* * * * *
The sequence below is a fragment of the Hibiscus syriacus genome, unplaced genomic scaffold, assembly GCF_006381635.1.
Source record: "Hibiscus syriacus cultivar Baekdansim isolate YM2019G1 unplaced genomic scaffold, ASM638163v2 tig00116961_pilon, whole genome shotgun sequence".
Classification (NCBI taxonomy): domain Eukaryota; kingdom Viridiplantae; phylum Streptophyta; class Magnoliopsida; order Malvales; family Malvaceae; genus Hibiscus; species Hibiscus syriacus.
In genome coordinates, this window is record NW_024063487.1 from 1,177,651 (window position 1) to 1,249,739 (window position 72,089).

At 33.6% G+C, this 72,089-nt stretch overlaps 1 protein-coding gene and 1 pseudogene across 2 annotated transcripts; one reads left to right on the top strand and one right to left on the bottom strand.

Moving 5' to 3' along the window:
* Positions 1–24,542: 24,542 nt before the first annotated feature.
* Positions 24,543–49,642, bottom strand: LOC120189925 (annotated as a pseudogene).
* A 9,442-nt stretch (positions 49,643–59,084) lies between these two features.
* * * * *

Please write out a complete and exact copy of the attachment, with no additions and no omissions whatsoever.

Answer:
The sequence below is a fragment of the Hibiscus syriacus genome, unplaced genomic scaffold, assembly GCF_006381635.1.
Source record: "Hibiscus syriacus cultivar Baekdansim isolate YM2019G1 unplaced genomic scaffold, ASM638163v2 tig00116961_pilon, whole genome shotgun sequence".
Classification (NCBI taxonomy): domain Eukaryota; kingdom Viridiplantae; phylum Streptophyta; class Magnoliopsida; order Malvales; family Malvaceae; genus Hibiscus; species Hibiscus syriacus.
In genome coordinates, this window is record NW_024063487.1 from 1,177,651 (window position 1) to 1,249,739 (window position 72,089).

At 33.6% G+C, this 72,089-nt stretch overlaps 1 protein-coding gene and 1 pseudogene across 2 annotated transcripts; one reads left to right on the top strand and one right to left on the bottom strand.

Moving 5' to 3' along the window:
* Positions 1–24,542: 24,542 nt before the first annotated feature.
* Positions 24,543–49,642, bottom strand: LOC120189925 (annotated as a pseudogene).
* A 9,442-nt stretch (positions 49,643–59,084) lies between these two features.